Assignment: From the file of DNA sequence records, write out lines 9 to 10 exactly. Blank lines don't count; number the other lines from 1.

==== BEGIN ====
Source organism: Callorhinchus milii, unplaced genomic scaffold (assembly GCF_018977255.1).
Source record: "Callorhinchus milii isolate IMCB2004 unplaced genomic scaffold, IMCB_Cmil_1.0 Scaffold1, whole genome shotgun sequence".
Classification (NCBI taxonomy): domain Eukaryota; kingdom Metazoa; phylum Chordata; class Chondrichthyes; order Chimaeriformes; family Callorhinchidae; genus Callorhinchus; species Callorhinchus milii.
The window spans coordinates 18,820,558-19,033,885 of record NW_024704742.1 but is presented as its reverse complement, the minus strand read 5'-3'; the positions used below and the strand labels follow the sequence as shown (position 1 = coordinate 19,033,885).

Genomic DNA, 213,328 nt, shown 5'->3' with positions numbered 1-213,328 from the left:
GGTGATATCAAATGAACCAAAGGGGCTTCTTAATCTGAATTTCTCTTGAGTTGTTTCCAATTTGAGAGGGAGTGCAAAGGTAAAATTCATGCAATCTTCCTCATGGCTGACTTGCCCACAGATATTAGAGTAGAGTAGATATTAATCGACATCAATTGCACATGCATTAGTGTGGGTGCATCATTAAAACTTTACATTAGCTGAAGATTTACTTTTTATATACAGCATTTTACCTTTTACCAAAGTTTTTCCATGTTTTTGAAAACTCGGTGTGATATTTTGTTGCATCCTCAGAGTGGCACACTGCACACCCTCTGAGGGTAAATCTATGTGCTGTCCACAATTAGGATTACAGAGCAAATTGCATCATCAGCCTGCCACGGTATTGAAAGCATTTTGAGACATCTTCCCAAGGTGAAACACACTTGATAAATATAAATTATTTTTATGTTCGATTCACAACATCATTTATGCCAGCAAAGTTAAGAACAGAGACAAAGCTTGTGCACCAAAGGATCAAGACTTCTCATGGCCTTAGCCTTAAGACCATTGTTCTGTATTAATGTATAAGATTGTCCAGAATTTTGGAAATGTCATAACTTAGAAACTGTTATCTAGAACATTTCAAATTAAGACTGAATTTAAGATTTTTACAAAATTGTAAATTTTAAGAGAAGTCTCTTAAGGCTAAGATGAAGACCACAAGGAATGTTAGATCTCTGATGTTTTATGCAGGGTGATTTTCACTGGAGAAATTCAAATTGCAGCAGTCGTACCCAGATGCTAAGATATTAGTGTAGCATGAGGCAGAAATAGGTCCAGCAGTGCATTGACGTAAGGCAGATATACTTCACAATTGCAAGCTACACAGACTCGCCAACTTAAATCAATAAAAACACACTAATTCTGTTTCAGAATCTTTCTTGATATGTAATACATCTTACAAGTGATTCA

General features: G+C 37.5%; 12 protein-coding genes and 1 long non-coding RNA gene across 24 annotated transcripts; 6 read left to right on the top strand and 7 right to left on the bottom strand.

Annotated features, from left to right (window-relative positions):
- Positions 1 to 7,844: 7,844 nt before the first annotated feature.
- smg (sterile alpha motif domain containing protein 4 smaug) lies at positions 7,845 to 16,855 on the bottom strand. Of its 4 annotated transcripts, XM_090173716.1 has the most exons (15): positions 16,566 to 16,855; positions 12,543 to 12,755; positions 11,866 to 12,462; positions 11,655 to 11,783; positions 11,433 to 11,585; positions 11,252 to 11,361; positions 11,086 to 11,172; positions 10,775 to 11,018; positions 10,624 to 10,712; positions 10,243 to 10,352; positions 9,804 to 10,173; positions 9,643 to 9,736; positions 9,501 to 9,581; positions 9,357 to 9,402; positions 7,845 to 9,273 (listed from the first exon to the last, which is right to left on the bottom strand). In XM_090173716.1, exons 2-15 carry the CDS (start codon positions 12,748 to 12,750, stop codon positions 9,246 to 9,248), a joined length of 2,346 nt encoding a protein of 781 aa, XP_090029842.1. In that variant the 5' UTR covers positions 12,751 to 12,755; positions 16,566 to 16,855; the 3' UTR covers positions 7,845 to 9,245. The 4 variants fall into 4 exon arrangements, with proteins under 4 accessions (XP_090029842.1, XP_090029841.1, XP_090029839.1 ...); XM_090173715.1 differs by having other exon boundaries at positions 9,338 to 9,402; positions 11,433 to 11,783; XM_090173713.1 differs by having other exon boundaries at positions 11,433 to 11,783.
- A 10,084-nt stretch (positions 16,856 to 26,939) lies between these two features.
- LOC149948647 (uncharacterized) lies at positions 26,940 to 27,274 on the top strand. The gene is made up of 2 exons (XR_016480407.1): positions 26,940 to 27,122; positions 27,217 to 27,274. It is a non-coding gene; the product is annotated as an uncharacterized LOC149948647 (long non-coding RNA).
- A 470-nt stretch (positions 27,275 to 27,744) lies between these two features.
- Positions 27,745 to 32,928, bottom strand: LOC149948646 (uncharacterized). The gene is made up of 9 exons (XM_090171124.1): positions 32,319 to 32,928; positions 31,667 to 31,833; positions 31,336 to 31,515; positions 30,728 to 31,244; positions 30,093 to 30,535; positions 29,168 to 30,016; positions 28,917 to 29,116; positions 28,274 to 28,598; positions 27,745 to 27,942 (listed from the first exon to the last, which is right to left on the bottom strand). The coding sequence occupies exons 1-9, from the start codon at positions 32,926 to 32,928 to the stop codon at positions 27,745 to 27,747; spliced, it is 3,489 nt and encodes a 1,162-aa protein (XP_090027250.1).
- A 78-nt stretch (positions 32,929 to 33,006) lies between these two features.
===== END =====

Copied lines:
- Positions 1 to 7,844: 7,844 nt before the first annotated feature.
- smg (sterile alpha motif domain containing protein 4 smaug) lies at positions 7,845 to 16,855 on the bottom strand. Of its 4 annotated transcripts, XM_090173716.1 has the most exons (15): positions 16,566 to 16,855; positions 12,543 to 12,755; positions 11,866 to 12,462; positions 11,655 to 11,783; positions 11,433 to 11,585; positions 11,252 to 11,361; positions 11,086 to 11,172; positions 10,775 to 11,018; positions 10,624 to 10,712; positions 10,243 to 10,352; positions 9,804 to 10,173; positions 9,643 to 9,736; positions 9,501 to 9,581; positions 9,357 to 9,402; positions 7,845 to 9,273 (listed from the first exon to the last, which is right to left on the bottom strand). In XM_090173716.1, exons 2-15 carry the CDS (start codon positions 12,748 to 12,750, stop codon positions 9,246 to 9,248), a joined length of 2,346 nt encoding a protein of 781 aa, XP_090029842.1. In that variant the 5' UTR covers positions 12,751 to 12,755; positions 16,566 to 16,855; the 3' UTR covers positions 7,845 to 9,245. The 4 variants fall into 4 exon arrangements, with proteins under 4 accessions (XP_090029842.1, XP_090029841.1, XP_090029839.1 ...); XM_090173715.1 differs by having other exon boundaries at positions 9,338 to 9,402; positions 11,433 to 11,783; XM_090173713.1 differs by having other exon boundaries at positions 11,433 to 11,783.